As the design develops the budget and pricing follows along. We love the team approach! It has proven over and over to be the most successful way to execute a remodel and addition.  No project is too big or too small. We are doing everything form whole house remodel/makeovers to just picking new paint colors and tweaking a few materials and the landscaping on the exterior. I am always amazed at how sometimes just a few modifications, well done and well thought out can make an enormous difference to the aesthetic  feel and value of a property and how using someone unskilled can completely ruin the value of a property.

Concept Sketch and Project Under Construction with Schultz Development

Before - AZ Biltmore Patio Home
The other big question that pops up during major remodels and renovations is should we just take the whole thing down. I personally hate to see and generate unnecessary waste so I am always inclined to try and save and work with what’s  there but there is a point where it just does not make sense and scraping is the right answer. Again, having the architect and builder on board right out of the gate can really help a homeowner make the proper assessment as early as possible so that fees and costs are kept to a minimum.  The problem many times with homeowners is they start the project with a limited scope and vision but then during the process, especially during construction, get carried away and start the “while we are at it” drill and next thing you know they are remodeling or modifying the whole house. That gets expensive and that’s usually when I hear “we should have taken the whole thing down!” Take your time folks! Don’t rush the design and budgeting process. Think through the design – live with the ideas for a while before you rush into demolishing!  Also – work with your team during the design phase to get all of your selections, materials, and goodies selected. These will make up 50% of your budget and if done ahead of starting construction it will save you time, money and aggrevation!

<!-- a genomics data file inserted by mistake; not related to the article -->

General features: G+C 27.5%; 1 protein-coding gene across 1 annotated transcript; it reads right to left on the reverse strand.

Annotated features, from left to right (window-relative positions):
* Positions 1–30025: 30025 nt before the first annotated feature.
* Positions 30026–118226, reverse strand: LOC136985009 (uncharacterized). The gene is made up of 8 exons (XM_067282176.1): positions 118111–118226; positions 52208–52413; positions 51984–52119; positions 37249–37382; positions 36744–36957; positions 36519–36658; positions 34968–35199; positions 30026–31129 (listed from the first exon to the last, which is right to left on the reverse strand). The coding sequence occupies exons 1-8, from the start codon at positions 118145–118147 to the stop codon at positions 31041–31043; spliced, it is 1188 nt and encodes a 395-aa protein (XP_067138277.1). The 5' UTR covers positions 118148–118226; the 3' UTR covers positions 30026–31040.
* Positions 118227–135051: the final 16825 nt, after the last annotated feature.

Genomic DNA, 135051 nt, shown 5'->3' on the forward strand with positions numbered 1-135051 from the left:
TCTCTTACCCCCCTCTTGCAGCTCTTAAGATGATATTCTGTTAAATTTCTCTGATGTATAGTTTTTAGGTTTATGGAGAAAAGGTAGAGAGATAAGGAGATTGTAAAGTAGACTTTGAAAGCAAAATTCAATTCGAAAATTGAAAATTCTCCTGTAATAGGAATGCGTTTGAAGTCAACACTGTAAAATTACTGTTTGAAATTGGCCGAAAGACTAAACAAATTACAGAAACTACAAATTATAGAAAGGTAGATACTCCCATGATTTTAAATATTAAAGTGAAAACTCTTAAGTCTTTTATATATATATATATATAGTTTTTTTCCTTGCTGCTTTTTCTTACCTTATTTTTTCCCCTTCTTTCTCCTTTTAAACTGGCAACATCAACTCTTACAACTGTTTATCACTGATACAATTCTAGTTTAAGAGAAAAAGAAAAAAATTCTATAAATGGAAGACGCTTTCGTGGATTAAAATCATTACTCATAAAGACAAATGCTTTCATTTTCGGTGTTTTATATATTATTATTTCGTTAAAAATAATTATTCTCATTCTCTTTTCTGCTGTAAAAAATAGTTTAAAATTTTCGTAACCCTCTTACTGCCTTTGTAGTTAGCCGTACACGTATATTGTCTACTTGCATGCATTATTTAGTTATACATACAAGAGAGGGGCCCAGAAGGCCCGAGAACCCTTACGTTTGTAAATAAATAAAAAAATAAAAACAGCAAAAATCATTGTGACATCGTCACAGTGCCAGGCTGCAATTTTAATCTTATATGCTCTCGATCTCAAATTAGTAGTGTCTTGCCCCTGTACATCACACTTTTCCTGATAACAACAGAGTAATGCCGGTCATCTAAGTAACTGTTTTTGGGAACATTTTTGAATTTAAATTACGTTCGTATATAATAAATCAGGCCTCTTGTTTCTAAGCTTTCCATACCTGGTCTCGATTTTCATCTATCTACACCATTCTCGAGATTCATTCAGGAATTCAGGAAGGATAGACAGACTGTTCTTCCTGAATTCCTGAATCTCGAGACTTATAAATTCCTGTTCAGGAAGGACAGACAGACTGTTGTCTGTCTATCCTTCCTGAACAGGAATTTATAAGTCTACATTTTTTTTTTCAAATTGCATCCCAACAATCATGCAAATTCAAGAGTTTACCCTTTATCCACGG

After - AZ Biltmore Patio home ~ Schultz Development 
Ok – I will leave it there for now. Definitely more to come on this subject. I will be posting several Before and Afters in the months ahead and relay some of the lessons and cool ideas learned in each project! The important thing is to put a great team together, set your budget and expectations early and clearly and work WITH your team to create beauty and value! And remember to have FUN!
Team Photo - House under construction in Desert Mountain ~ Signature Homes ~ Earth & Images Interiors

Sunday, February 2, 2014

Super Bowl Sunday - Standing Rib Roast with Porcini Mushroom Sauce

Roast 2 in the oven is a Standing Rib Roast with a delicious porcini mushroom sauce. Yes we had to go with two roasts. This is before I knew the Broncos would be the third roast of the day! Wasn't sure if my guests like beef or pork, so we are covered.